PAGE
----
No winners in shooting video

Published 1:24 pm Monday, March 18, 2019

Watching the body cam video that was released last week showing the 15 seconds leading up to when PAPD Officer Aaron Taylor shot and killed Shayne Lyons on Dec. 28th, should make us all pause and think.

Toxicology reports received this week show the drug PCP in Lyons system. The reports also confirmed earlier suggestions that the cigarettes in his possession were laced with the drug as well.

Ultimately the lives of two families will be changed forever. I feel bad for both. One never plans this to be a part of their life. And one never knows how they will react if they are ever in an incident like this.

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I’m sure Lyons’ family never thought they would lose a loved one in such an incident. And I’m certain Officer Taylor, although trained for stressful situations, grew up dreaming of being a police officer, but prayed he’d never have to shoot anyone.

Lyons’ family continues to search for answers 2 1/2 months after the incident.

Taylor, who swore an oath to protect and serve, has to live the rest of his life knowing he took another human being’s life.

Inquisitive as we are as human beings, we wonder what happened, and why.

Why did Lyons continue to walk toward the officer with a machete, after being told multiple times to put it down?

Why does someone walk around with a machete anyway?

Were there drugs involved or not?

Why did Taylor fire eight rounds at Lyons?

Why did he not just fire at his leg?

What brought these two individuals on a collision path toward each other that fateful day?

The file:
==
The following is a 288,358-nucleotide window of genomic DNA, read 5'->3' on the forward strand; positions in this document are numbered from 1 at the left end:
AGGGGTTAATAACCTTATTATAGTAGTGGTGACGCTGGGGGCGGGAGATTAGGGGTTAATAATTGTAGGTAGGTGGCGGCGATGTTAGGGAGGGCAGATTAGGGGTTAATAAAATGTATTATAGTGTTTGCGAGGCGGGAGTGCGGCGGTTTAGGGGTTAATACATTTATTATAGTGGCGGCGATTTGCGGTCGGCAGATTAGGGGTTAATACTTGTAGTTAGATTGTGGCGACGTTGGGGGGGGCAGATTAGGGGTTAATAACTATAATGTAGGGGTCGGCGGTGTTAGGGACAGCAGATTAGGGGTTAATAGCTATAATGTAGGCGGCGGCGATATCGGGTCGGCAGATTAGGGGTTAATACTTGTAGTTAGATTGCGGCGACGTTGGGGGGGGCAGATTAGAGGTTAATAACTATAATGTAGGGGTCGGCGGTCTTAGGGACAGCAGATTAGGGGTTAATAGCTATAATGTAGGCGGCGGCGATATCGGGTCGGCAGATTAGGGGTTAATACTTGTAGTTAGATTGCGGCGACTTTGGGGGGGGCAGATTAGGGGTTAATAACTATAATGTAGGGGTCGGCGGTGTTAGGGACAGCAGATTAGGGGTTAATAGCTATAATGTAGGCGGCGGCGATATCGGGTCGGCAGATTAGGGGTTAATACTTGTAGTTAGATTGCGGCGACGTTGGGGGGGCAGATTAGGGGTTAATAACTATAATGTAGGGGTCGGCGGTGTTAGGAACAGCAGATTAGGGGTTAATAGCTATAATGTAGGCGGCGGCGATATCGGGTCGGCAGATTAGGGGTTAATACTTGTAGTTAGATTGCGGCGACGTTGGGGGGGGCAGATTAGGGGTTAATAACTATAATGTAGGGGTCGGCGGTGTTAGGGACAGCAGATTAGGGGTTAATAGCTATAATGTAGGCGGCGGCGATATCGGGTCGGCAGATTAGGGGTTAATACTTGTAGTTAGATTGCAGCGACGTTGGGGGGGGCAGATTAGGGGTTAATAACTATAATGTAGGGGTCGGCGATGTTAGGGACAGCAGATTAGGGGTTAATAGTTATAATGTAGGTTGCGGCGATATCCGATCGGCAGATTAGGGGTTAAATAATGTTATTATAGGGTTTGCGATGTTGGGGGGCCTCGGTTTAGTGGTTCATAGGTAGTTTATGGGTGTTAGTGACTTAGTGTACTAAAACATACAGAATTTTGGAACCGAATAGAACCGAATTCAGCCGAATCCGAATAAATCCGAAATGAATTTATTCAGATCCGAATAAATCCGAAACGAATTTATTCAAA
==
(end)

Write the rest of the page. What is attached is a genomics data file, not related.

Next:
Why did it take so long for the video to be released?

The questions can go on and on, many without receiving an answer. Especially those that have to do with Lyons’ mindset, God rest his soul. But we can put to rest the claims that drugs were not involved, because we now know they were.

What I do know it this.

As a licensed conceal-and-carry handgun holder in the state of Texas, if I am holding my handgun out, walking down the street, and a police officer tells me to stop and drop my weapon, I’m going to do it. Or take the chance of being shot myself.

Do as instructed, and none of this happens.

In concealed handgun training, we also learn some of what is taught to police officers. When confronted by a threatening situation, shoot until the threat is not a threat anymore.

This does not mean shoot the threat in the leg. Because, if by chance the threat is on some form of drug, a leg wound may not make them even flinch. And turn the scenario into one where you are likely to become the 15th homicide victim in the city of Port Arthur during 2018.

As for the delay in releasing the video, everyone wants to point fingers. “They must be hiding something”, people say, when information won’t be released. To be fair, the PAPD did want to release the video early on. But, truth-be-known, in a situation like this where it’s quite possible there will be a legal conflict, it may be imperative to keep evidence close to the vest.

To release or not is the decision of the city attorney who acts as

general counsel and advises city departments, of which the PAPD is one, on legal issues.

Was the right decision made early on to not share the video? I believe it was. That is, until it came time to share. Which I also believe was the right decision, when it was made later in the process.

As frustrating as it is, it does take time to unravel and find the truth in a situation where two individuals were involved, but only one can share their side.

Drugs destroy lives, plain and simple. They make people act in ways that they most definitely wouldn’t without them. But Taylor handled the incident at per his training, and was not at fault in this shooting.

Ultimately all we can do now is pray for those that live with the grief of losing a loved one, and pray for those that have to live with the fact that they took a life.


Rich Macke is publisher of The News.